Bernardo M. Villegas
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A New Economy of Images

           The Christmas holidays would be a good time for domestic tourists from the Metro Manila area (which can now extend all the way to Central Luzon because of the NLEX) to feast their eyes on the numerous religious images and icons for which Paete, Laguna is famous.  It may even be a productive trip for families looking for more permanent figurines with which to adorn traditional belens for next year's Christmas celebrations.

          Thanks to the pro-bono efforts of an orthodontist, Dr. Nilo Valdecantos, the carvers of Paete are getting more organized in guild-like fashion, professionalizing their work and efficiently carrying out their trade in carvings, both religious and secular.  In fact, Paete artists have diversified into painting, emulating the artists of Angono, Rizal and also into music.  For those tourists who need more than what a one-day trip would allow, there are already very affordable bed-and-breakfast facilities in the Laguna area.  One I would especially recommend to my friends is the Jardin Majayjay Bed and Breakfast at the foot of Mt. Banahaw in Majayjay, Laguna (  It is owned and managed by the family of top advertising executive Herminio Ordonez and provides a most rustic and pleasant environment for families on tour. Beside the cultural attractions of nearby towns like Paete and Lumbang (famous for barong tagalog), staying at the Majayjay bed and breakfast facility will make possible varied activities for the family:  swim or picnic in Dalitiwan Resort or Taytay Falls; shop for delicacies and handicrafts in Lucban, Quezon; shop for shoes and footwears in Liliw; visit century-old churches; fruit harvest of lanzones from October to first week of December. Reservations can be made by calling landline no. 842-8272 or cell phones 0918-9181416 (Encar) or 0918-9237745 (Minyong).

          The religious images crafted in Paete are exhibited in many neighboring towns.  There is a home of the Anonuevo family in Lumbang, Laguna in which the dining room has life-sized images of Jesus Christ and the twelve apostles during the Last Supper.  These images are brought out for the processions held every Holy Week.  Some of these images remind me of the famous Holy Week celebrations in Seville, Spain where tourists from all over the world congregate to watch the spectacular Las Macarenas festivities.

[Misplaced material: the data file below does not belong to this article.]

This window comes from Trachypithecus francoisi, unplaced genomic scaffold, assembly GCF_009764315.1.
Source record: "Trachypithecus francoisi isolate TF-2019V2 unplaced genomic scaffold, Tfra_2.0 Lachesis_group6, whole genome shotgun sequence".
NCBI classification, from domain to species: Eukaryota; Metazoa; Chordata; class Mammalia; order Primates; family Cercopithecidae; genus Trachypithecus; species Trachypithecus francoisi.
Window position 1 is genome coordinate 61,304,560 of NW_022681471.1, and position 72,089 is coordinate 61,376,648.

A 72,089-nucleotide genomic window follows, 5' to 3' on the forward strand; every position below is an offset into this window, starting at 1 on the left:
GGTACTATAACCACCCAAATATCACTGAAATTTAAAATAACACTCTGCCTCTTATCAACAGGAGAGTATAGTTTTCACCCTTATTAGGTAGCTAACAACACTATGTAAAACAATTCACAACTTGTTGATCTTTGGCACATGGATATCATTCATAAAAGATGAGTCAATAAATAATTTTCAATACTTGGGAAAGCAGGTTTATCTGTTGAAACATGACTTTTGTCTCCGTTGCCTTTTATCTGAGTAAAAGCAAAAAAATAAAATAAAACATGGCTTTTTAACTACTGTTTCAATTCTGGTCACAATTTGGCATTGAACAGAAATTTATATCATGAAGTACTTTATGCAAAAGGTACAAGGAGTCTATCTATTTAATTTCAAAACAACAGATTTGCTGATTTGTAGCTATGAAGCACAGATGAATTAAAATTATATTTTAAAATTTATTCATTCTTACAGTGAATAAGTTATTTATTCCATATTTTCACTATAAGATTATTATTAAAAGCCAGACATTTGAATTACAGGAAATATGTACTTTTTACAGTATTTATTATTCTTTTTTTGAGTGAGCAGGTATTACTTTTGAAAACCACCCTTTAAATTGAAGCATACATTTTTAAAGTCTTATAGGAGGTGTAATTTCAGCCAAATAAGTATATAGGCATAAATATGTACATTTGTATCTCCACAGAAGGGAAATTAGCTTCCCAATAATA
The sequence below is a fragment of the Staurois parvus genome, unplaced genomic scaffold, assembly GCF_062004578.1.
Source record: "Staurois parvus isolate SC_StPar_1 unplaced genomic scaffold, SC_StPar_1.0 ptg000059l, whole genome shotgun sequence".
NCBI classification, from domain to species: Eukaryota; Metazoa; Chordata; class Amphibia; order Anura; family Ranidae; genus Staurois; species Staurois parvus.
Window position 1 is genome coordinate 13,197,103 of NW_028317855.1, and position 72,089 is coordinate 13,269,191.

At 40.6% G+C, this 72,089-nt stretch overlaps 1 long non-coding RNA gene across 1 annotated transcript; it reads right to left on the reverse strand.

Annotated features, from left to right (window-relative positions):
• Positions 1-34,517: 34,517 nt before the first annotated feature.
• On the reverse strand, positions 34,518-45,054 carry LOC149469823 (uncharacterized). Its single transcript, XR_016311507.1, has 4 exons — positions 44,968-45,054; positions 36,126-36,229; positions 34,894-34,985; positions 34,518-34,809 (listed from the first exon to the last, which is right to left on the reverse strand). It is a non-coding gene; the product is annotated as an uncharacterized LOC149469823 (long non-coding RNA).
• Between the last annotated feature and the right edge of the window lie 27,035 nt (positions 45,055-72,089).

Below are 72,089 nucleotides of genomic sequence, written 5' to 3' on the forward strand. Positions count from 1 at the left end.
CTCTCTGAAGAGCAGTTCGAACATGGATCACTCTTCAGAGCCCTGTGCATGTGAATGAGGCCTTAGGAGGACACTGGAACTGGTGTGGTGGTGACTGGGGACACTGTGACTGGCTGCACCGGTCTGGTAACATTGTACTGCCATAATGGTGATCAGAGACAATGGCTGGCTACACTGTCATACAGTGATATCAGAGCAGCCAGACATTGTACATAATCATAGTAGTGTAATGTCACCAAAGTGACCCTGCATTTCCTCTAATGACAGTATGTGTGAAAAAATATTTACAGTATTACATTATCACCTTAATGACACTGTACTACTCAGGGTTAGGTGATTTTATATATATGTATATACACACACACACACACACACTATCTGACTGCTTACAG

Thanks to the sculptors or carvers of Paete, Catholics in the Philippines can appreciate the new "economy" of the images introduced by the Son of God.  Contrary to some mistaken protestant or muslim criticisms, displaying images in churches and public places or private homes is not a violation of the second commandment, i.e., "Thou shall not have strange gods before me." As the Catechism of the Catholic Church teaches (2129), "The divine injunction included the prohibition of every representation of God by the hand of man.  Deutoronomy explains:  'Since you saw no form on the day that the Lord spoke to you at Horeb out of the midst of the fire, beware lest you act corruptly by making a graven image for yourselves, in the form of any figure.  It is the absolutely transcendent God who revealed himself to Israel.  He is the all, but at the same time "he is greater than all his works.  He is the "author of beauty." 

          Nevertheless, already in the Old Testament, God ordained or permitted the making of images that pointed symbolically toward salvation by the incarnate Word:  so it was with the bronze serpent, the ark of the covenant and the cherubim.  Basing itself on the mystery of the incarnate Word the seventh ecumenical council at Nicaea (787) justified against the iconoclasts the veneration of icons--of Christ, but also of the Mother of God, the angels, and the saints.  By becoming incarnate, the Son of God introduced a new 'economy' of images.

          The Catechism of the Catholic Church (2132) clearly states that "The Christian veneration of images is not contrary to the First Commandment which proscribes idols.  Indeed, 'the honor rendered to an image passes to its prototype,' and whoever venerates an image venerates the person portrayed in it."  The honor paid to sacred images is a 'respectful veneration,' not the adoration due to God alone."  St. Thomas Aquinas taught in his Summa Theologica that  "Religious worship is not directed to images in themselves, considered as mere things, but under their distinctive aspect as images leading us on to God incarnate.  The movement toward the image does not terminate in it as image, but tends toward that whose image it is."  For comments, my email address is